Jonas is a passionate cyclist and gets inspiration for his work while riding his bike in the mountains.

Biography: Jonas Zschenderlein, 2021
Image Credit: Keith Saunders, 2021

Photo Credit Georges Antoni 2019


Paul Dyer is one of Australia’s leading specialists in period performance.

Paul co-founded the Brandenburg in 1989 after completing postgraduate studies at the Royal Conservatorium in The Hague and has been Artistic Director and conductor since that time. He is a performing artist comfortable in his unique music arena – whether working in ancient music, contemporary music, opera, with artists such as circus performers, contemporary dance, or visual art. His busy performing schedule in Europe, Asia, the USA and Canada over the years has synchronised perfectly alongside his bold stage work in Australia.

Paul is an inspiring teacher and has been a staff member at various conservatories throughout the world. In 1995 he received a Churchill Fellowship and he has won numerous international and national awards for his CD recordings with the Australian Brandenburg Orchestra and Choir, including the 1998, 2001, 2005, 2009 and 2010 ARIA Awards for Best Classical Album.

Paul has performed with many international soloists including Andreas Scholl, Cyndia Sieden, Marc Destrubé, Hidemi Suzuki, Stefano Montanari, Xavier De Maistre, Shunske Sato, Maurice Steger, Riccardo Minasi, Yvonne Kenny, Emma Kirkby, Philippe Jaroussky and many others. In 1998 he made his debut in Tokyo with countertenor Derek Lee Ragin, leading an ensemble of Brandenburg soloists, and in August 2001 Paul toured the orchestra to Europe with guest soloist Andreas Scholl. In 2015, he was featured on the soundtrack of the James Bond 007 movie, Spectre.

A passionate cook, entertainer, foodie, teacher, swimmer and traveler, he is friends with people and artists from Istanbul to India and Japan to Italy, and creates a unique platform for overseas performing artists to work with him and the Brandenburg in Australia. Among his list of achievements, Paul was awarded the Officer of the Order of Australia (AO) in 2013 for his ‘distinguished service to the performing arts in Australia’. Paul is Patron of St Gabriel’s School for Hearing Impaired Children. In 2003 Paul was awarded the Australian Centenary Medal for his services to Australian society and the advancement of music, and in 2010 Paul was awarded the Sydney University Alumni Medal for Professional Achievement.

View an interview with Paul Dyer here

Biography: Paul Dyer, 2020
Image Credit: Georges Antoni, 2019 


My violin was made by the most famous maker of all time, called “Anonymous”.

Not only is the maker unknown, but it actually is a “pasticcio” violin, built together from several instruments. Apparently, most of its parts are from Northern Italy, which is known for producing good sounding instruments. Also, the original parts of the violin were most likely made in the 18th century, so it definitely is an old instrument. I cannot even tell which luthier put the different parts of this violin together, but whoever it was did a pretty good job at finding matching pieces.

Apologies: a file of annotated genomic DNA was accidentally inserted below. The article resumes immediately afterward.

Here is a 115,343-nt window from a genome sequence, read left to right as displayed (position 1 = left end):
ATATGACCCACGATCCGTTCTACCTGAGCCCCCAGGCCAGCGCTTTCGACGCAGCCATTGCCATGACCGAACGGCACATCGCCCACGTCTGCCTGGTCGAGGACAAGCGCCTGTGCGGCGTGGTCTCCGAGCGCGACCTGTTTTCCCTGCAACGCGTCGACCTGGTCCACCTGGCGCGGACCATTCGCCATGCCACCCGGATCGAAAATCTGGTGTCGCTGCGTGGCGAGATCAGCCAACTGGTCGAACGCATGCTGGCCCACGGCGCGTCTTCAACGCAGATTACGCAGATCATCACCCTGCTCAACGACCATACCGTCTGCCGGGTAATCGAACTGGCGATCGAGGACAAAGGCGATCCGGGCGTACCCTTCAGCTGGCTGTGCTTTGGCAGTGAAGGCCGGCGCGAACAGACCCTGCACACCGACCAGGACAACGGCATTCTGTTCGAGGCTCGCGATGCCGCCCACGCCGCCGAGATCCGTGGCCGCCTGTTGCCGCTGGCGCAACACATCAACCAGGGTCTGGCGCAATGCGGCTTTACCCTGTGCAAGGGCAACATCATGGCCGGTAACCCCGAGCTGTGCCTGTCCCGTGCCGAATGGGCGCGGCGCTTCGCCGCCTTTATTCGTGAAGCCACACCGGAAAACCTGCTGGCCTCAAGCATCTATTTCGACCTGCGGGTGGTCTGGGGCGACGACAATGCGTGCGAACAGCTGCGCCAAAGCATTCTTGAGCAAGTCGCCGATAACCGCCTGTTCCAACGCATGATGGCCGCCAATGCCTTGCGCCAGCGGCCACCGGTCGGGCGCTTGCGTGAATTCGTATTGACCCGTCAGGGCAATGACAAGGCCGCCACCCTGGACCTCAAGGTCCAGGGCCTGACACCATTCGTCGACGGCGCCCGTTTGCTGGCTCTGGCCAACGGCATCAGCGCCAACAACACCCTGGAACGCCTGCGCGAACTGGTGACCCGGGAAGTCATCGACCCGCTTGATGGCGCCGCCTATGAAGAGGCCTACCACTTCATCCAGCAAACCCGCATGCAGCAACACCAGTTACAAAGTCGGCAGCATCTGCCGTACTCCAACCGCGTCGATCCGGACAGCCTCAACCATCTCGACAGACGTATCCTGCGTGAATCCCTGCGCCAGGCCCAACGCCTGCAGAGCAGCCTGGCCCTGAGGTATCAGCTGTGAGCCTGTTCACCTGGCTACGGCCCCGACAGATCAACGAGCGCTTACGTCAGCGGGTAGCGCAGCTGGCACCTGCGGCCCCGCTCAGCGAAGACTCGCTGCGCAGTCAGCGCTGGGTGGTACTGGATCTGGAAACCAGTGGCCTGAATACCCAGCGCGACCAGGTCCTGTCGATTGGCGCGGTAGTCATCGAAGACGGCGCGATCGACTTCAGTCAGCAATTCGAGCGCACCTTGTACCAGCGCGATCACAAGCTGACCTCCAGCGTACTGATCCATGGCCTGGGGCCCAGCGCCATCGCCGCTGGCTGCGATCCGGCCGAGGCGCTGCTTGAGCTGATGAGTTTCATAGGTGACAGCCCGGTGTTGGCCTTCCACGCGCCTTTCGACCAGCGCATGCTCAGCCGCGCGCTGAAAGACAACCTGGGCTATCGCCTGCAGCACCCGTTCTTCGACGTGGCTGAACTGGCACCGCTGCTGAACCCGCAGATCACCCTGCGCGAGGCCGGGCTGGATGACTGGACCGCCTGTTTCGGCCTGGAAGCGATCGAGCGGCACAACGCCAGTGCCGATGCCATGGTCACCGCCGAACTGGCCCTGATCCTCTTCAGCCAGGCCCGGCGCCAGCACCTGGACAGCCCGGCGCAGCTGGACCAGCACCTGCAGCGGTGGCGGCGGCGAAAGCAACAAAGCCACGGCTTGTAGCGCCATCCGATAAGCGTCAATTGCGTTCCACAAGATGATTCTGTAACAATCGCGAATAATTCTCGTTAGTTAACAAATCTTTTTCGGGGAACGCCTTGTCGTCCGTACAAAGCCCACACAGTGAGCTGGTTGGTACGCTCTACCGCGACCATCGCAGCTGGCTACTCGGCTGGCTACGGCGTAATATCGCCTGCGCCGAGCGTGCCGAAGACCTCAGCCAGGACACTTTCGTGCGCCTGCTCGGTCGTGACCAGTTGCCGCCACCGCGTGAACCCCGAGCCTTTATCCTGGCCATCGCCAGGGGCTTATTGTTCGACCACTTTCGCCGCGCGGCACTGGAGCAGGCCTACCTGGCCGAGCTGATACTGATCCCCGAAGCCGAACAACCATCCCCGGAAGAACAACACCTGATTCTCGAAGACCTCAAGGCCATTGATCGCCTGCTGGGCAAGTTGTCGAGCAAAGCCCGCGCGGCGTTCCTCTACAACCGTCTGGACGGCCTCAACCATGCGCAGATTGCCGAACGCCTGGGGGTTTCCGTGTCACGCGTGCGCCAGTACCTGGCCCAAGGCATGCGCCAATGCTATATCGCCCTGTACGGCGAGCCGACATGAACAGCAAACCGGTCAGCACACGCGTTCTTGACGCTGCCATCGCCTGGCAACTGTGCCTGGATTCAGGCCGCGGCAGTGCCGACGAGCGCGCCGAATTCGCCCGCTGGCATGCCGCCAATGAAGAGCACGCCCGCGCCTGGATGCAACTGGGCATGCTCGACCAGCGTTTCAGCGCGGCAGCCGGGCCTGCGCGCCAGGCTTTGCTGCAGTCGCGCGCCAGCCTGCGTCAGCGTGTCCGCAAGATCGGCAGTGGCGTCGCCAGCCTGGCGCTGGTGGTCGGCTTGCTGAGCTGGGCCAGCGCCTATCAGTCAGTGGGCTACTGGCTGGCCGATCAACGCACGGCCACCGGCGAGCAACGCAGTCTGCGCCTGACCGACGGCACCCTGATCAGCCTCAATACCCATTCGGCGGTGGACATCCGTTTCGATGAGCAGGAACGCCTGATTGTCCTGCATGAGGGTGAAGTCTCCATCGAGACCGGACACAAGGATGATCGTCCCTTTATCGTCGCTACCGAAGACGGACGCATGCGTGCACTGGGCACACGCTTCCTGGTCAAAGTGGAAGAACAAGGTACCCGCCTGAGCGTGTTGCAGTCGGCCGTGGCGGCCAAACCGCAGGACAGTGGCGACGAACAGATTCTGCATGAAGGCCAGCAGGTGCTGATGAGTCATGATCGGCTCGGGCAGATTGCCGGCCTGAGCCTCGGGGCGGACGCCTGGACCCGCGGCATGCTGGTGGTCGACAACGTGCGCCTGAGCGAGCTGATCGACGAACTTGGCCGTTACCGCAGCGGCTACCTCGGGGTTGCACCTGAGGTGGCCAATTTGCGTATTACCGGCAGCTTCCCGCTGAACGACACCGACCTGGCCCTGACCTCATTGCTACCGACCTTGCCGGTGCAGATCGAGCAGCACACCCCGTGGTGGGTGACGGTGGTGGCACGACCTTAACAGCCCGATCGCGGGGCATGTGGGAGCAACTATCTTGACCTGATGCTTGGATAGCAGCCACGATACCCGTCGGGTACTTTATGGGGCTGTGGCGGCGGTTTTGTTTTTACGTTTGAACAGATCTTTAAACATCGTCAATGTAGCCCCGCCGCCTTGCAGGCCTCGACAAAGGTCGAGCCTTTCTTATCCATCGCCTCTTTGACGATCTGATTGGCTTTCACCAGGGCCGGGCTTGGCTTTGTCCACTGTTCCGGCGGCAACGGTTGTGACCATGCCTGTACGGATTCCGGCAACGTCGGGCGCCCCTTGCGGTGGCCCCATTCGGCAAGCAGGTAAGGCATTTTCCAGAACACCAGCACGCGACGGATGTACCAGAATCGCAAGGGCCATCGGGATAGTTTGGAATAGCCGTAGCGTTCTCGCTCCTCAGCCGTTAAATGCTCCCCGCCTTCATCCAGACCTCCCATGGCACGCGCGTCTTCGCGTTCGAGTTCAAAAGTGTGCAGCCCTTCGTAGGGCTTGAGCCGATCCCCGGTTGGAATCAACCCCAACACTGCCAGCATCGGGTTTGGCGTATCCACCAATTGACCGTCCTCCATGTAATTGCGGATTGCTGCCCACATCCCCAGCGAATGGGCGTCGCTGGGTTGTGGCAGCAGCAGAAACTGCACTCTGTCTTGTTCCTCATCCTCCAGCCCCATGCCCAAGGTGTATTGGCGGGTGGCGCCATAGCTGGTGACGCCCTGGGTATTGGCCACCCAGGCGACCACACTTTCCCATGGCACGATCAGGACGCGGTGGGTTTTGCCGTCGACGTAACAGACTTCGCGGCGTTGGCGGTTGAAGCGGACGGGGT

When I started to devote myself to Baroque playing during my teenage years more and more, I naturally came to the point where I wanted to have my own Baroque violin. I was about to buy a newly built instrument, but then I started swapping violins with a friend of mine during an orchestra project. He had the now famous “Northern Italian Pasticcio Violin” at that time, and I was immediately impressed by its extremely dark and mysterious sound. We both ended up buying each other’s instruments…

Instrument Notes: Jonas Zschenderlein, 2021
Image Credit: Keith Saunders, 2021


The selection above of the Prelude from the Sonata in E minor for violin & continuo, BWV 1023 comes from an undated manuscript (c. 1720-32) in the hand of Dresden based copyist Johann Gottfried Grundig. The manuscript is currently held in the Saxon State and University Library Dresden.

Image Credit: Saxon State and University Library Dresden


Born 21 March 1685 in Eisenach
Died 28 July 1750 in Leipzig
Childhood (1685–1703)
Weimar, Arnstadt, and Mühlhausen (1703–1708)
Return to Weimar (1708–1717)
Cöthen (1717–1723)
Leipzig (1723–1750)

Image Credit: Berlin State Library 


APA is proud to support the Brandenburg Bach Series. Arts and entertainment are important to Australia’s diverse culture and economy. During the COVID-19 pandemic these sectors and the artists, musicians, creatives and makers at its core, have been particularly hard hit. Innovation like this online series of recitals is evidence of their innovation and resilience. It will sustain and broaden audiences for this music long into the future.

Image Credit: Katelyn Jane-Dunn, 2020

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Paul Dyer Harpsichord

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Monique O'Dea Baroque Viola

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Joanna Butler performs the Sarabande from JS Bach's English Suite No. 3 in G minor, BWV 808


Matthew Greco Baroque Violin

Matthew Greco performs the Allegro from Sonata No. 2 in A minor for solo violin, BWV 1003


Anthea Cottee Baroque Cello

Anthea Cottee performs the Courante & Sarabande from JS Bach's Suite No. 1 in G major for solo cello, BWV 1007


Mikaela Oberg Baroque Flute

Mikaela Oberg performs the Corrente from JS Bach's Partita in A minor for solo flute, BWV 1013


Marianne Yeomans Baroque Viola

Marianne Yeomans performs the Allemanda from JS Bach’s Partita No. 2 in D minor for solo violin, BWV 1004, transcribed for viola in G minor


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Rafael Font performs the Grave & Fuga from JS Bach's Sonata No. 2 in A minor for solo violin, BWV 1003


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Melissa Farrow Baroque Flute

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Tommie Andersson Gallichon

Tommie Andersson performs the Sarabande from JS Bach's Partita No. 1 in B minor for solo violin, BWV 1002, transcribed for Gallichon


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Paul Dyer performs the Prelude No. 1 in C major & Improvisation, BWV 846 from JS Bach's The Well‑Tempered Clavier, Book 1